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Greater success, however, was to be found among the less knowledgeable Hellenized Jews living in the diaspora. And, thanks to the proselytizing of Paul -- who achieved significant success among "lower-class, unsophisticated Greeks" (Vermes, p. 97) by his preaching and by exempting them "from the ceremonial and dietary regulations of Mosaic Law" (p. 94) -- many Gentiles were converted to Christianity.

As a consequence, however, a serious rift developed between Paul, the self-proclaimed apostle who never met the historical Jesus, and Jesus's actual brother, James, who had become the titular head and favorite of the Jewish Christians in Jerusalem.

Sometime around 50 C.E., Paul was summoned to Jerusalem to "answer for his deviant teachings" to the Apostolic Council. Moreover, "almost immediately after Paul left Jerusalem, James began sending his own missionaries to Paul's congregations in Galatia, Corinth, Philippi, and most other places where Paul had built a following, in order to correct Paul's unorthodox teachings about Jesus."

According to Professor Aslan, "Paul was incensed by the delegations, which he viewed, correctly, as a threat to his authority." In response, Paul wrote many of the epistles now in the New Testament and addressed them to congregations that had been visited by the representatives from Jerusalem.

It took acts of violence to resolve the dispute between the outsider Paul and the Jewish Christians led by James. James was executed in 62 C.E. and the Romans destroyed the great Temple in Jerusalem in 70 C.E. As Professor Aslan puts it, "After the Temple was destroyed, the holy city burned to the ground, and the remnants of the Jerusalem assembly dispersed, Paul underwent a stunning rehabilitation in the Christian community."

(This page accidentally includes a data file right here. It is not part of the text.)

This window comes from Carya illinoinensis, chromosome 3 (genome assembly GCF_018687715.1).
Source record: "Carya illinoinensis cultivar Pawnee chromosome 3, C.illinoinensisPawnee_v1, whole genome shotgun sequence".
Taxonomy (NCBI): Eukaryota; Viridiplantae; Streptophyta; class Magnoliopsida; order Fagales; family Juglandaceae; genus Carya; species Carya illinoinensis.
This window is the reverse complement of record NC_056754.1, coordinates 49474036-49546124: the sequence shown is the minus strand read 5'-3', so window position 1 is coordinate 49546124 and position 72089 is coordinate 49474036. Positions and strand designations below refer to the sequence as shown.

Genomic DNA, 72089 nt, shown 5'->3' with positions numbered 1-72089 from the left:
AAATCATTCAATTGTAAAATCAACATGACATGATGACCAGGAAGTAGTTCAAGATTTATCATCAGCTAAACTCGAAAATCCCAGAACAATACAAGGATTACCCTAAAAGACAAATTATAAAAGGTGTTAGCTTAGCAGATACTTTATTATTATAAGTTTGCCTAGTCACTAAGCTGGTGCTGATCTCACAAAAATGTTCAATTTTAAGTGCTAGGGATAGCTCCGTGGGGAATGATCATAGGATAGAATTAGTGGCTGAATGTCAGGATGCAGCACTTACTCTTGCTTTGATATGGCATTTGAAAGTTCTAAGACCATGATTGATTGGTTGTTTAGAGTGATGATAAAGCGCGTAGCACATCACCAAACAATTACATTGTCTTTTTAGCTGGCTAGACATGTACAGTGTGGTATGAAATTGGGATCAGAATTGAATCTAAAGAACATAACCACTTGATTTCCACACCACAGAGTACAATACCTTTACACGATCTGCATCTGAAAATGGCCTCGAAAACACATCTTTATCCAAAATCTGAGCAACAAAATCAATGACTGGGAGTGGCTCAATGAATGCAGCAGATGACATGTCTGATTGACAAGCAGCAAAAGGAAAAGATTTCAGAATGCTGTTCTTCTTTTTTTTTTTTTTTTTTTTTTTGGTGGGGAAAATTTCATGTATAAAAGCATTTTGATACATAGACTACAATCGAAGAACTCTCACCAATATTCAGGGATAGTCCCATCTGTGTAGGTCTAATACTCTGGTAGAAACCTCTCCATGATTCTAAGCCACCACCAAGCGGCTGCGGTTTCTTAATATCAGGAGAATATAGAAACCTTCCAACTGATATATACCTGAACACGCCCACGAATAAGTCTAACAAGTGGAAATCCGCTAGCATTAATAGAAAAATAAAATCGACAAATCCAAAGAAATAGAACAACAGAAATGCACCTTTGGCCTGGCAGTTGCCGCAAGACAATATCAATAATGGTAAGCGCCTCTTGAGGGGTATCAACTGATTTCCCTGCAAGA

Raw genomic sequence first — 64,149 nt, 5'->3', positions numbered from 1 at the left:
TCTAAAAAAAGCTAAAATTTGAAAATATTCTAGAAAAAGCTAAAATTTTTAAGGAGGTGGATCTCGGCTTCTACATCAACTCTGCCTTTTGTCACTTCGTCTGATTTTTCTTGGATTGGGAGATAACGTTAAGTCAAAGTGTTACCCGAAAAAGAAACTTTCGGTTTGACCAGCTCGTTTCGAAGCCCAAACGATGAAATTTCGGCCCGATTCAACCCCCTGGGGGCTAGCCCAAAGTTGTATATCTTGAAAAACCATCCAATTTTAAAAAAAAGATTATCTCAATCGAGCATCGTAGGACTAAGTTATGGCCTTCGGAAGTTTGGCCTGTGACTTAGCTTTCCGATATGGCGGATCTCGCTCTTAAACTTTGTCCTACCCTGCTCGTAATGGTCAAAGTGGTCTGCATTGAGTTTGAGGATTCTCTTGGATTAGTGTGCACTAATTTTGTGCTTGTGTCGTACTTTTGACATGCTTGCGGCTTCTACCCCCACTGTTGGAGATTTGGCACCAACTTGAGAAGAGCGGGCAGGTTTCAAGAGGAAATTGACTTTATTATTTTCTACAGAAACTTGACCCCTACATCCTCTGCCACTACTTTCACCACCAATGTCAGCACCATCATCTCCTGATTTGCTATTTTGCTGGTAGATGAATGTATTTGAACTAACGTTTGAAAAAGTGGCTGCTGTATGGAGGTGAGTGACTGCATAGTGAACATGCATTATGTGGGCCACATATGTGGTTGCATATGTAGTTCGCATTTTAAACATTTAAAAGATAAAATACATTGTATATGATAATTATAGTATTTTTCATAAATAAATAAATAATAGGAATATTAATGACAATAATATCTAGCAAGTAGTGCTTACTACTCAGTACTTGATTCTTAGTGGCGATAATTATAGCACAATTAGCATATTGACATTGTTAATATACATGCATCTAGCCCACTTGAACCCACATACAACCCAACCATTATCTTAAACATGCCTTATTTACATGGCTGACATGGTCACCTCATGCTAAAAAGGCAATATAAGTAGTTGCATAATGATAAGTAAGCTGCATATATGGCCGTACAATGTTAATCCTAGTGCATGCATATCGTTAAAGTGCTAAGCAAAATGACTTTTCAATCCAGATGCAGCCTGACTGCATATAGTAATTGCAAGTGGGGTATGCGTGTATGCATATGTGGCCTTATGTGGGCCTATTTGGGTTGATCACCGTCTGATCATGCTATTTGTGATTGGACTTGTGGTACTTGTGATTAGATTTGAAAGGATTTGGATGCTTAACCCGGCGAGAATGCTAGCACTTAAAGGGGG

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Why? Because, "with the possible exception of the Q document (which is, after all, a hypothetical text), the only writings about Jesus that existed in 70 C.E., were the letters of Paul."

Today "more than half of the twenty-seven books that make up the New Testament are either by or about Paul." Moreover, all of the gospels were influenced by Paul's letters.

Professor Vermes put it this way: "The switch in the perception of Jesus from charismatic prophet to a superhuman being coincided with a geographical and religious change, when the Christian preaching of the Gospel moved from the Galilean-Judaean Jewish culture into the surrounding Gentile Graeco-Roman world. The disappearance of Jewish teachers opened the gate to an unbridled "Gentilization' and consequent "de-Judaization,' leading to the "anti-Judaization' of nascent Christianity." (p. 147)

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Walter C. Uhler is an independent scholar and freelance writer whose work has been published in numerous publications, including The Nation, the Bulletin of the Atomic Scientists, the Journal of Military History, the Moscow Times and the San (more...)